Hembree Brandon 1, Editorial Director

July 21, 2014

2 Min Read
<p>The goal with Operation Pollinator is to showcase that agriculture and biodiversity can coexist.</p>

A program that has proven successful in providing essential habitat for pollinating insects in Europe is being launched in the Mississippi Delta, a joint project of Syngenta and the Delta F.A.R.M. organization.

The significant decline in populations of honeybees and other pollinator insects in Europe and the U.S. has become a major concern for agriculture, which relies on the insects for successful production of many crops.

It’s estimated that more than 80 percent of Europe’s crops are directly dependent on insects for pollination, and in this country the USDA estimates that bee pollination is responsible for more than $15 billion in increased crop value each year, with another $3 billion from native pollinators. About one mouthful in three in our diet directly or indirectly benefits from honeybee pollination, the agency says.

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Syngenta’s “Operation Pollinator” is a global biodiversity program that restores native pollinators in a variety of landscapes by creating essential habitats. Under the joint operation, Delta F.A.R.M. (Farmers Advocating Resource Management) has committed to establishing at least five Operation Pollinator plots this year throughout northwest Mississippi, with plans to increase the program to more fields and farms each year through 2016. The Mississippi sites will be the first commercial farmland in the nation to host the plots.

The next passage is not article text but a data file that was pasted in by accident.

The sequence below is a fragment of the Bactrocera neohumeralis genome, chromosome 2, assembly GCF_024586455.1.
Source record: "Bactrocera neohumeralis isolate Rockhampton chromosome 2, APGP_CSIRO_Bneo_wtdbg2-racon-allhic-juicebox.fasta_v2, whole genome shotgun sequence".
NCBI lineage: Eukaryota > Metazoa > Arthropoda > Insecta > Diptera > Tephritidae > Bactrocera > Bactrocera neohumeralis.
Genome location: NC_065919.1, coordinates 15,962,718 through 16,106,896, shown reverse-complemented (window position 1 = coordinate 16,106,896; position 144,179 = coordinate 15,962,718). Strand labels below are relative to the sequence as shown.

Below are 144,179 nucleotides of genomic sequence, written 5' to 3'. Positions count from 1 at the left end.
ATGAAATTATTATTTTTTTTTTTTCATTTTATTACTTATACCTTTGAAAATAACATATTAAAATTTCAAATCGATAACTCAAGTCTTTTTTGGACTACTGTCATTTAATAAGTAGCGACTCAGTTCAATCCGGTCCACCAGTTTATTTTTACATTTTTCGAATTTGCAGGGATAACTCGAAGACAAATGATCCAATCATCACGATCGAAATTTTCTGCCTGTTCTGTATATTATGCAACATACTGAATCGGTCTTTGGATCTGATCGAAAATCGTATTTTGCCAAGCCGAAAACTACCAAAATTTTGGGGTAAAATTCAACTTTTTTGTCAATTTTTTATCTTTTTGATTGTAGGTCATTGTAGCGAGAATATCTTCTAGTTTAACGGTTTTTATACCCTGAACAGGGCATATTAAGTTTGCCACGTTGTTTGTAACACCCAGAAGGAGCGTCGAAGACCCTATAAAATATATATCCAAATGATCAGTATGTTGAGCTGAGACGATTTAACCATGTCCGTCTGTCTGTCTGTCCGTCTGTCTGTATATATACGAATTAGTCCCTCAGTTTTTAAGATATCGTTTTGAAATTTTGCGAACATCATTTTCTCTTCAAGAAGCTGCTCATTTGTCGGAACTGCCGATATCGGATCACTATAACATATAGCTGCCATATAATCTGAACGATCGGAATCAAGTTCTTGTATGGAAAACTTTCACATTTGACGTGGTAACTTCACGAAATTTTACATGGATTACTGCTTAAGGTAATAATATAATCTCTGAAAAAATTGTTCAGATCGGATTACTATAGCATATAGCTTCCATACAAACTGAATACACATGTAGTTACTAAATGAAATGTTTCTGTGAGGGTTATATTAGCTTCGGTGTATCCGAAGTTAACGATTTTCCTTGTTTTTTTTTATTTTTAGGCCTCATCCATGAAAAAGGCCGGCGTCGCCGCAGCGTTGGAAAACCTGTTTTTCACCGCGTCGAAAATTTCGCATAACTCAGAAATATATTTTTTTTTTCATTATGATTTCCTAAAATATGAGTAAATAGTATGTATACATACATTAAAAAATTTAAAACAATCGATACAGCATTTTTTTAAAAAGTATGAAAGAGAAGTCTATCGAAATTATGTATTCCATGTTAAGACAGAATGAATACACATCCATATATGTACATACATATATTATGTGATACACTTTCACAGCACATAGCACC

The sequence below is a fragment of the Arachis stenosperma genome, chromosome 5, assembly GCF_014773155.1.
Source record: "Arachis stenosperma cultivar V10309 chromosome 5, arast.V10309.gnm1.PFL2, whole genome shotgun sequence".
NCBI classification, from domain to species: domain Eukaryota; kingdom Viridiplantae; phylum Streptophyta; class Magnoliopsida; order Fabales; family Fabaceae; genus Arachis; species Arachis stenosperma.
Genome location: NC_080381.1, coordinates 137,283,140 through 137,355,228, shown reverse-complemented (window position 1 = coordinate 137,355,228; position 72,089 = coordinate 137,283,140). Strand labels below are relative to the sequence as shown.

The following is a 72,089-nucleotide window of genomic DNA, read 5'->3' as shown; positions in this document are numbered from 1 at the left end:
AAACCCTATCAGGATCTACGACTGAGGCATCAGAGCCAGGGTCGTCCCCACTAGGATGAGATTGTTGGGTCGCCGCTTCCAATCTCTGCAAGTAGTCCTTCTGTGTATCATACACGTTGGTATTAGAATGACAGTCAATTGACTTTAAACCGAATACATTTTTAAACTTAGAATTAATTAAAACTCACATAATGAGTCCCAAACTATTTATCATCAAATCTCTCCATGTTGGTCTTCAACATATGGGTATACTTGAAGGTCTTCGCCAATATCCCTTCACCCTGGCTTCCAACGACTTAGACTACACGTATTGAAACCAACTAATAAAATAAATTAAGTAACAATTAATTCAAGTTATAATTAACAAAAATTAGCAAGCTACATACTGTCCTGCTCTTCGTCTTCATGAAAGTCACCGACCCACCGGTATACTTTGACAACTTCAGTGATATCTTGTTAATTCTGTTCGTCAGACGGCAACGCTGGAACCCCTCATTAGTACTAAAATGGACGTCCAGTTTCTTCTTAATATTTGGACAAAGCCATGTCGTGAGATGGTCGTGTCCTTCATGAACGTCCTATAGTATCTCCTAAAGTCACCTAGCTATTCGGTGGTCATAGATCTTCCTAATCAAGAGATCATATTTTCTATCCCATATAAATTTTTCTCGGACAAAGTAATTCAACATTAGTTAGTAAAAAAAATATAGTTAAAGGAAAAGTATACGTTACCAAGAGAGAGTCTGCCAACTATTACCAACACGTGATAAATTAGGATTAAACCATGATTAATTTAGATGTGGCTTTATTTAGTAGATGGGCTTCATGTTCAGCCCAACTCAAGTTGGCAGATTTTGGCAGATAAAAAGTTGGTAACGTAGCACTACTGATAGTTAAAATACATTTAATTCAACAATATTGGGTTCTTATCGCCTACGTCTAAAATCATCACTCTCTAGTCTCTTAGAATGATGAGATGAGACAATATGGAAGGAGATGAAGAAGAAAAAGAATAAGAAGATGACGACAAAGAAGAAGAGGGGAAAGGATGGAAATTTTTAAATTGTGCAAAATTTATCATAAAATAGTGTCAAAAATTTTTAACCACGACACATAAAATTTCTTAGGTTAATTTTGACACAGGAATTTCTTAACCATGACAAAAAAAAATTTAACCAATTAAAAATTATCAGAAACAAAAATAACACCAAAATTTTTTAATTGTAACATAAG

“Our farmers know how vital bees are to agriculture and the environment,” says Patrick Johnson, Jr., chairman of Delta F.A.R.M. and partner in Cypress Brake Planting Company at Tunica. “We look forward to collaborating with Syngenta to protect and maintain these pollinator habitats.”

Under the agreement, Syngenta will support Delta F.A.R.M. with grower training, seed choice, and agronomic support to select local farmers in the region. Delta F.A.R.M. will also assess the effectiveness of the additional foraging habitat and nesting sites on marginal land or non-productive farm areas in an effort to enhance biodiversity, boost native bee numbers, and promote sustainable agricultural practices.

With careful site planning and management, Operation Pollinator can also play a valuable role in reducing soil erosion and helping to protect valuable water resources, as well as creating habitat for small mammals and farmland birds.

“This native pollinator habitat restoration program is a natural fit with Delta F.A.R.M.’s ongoing conservation efforts,” says Jeff Peters, Syngenta digital farming lead. “Our goal with Operation Pollinator is to showcase that agriculture and biodiversity can coexist. We understand that the future of the environment and the livelihood of producers is dependent on sustainable agriculture meeting the challenges that lie ahead.”

Syngenta has promised to enhance biodiversity on more than 12 million acres of farmland around the world by 2020. Operation Pollinator is “a powerful message to create a positive public perception of the farming industry,” the company says.

About the Author(s)

Hembree Brandon 1

Editorial Director, Farm Press

Hembree Brandon, editorial director, grew up in Mississippi and worked in public relations and edited weekly newspapers before joining Farm Press in 1973. He has served in various editorial positions with the Farm Press publications, in addition to writing about political, legislative, environmental, and regulatory issues.

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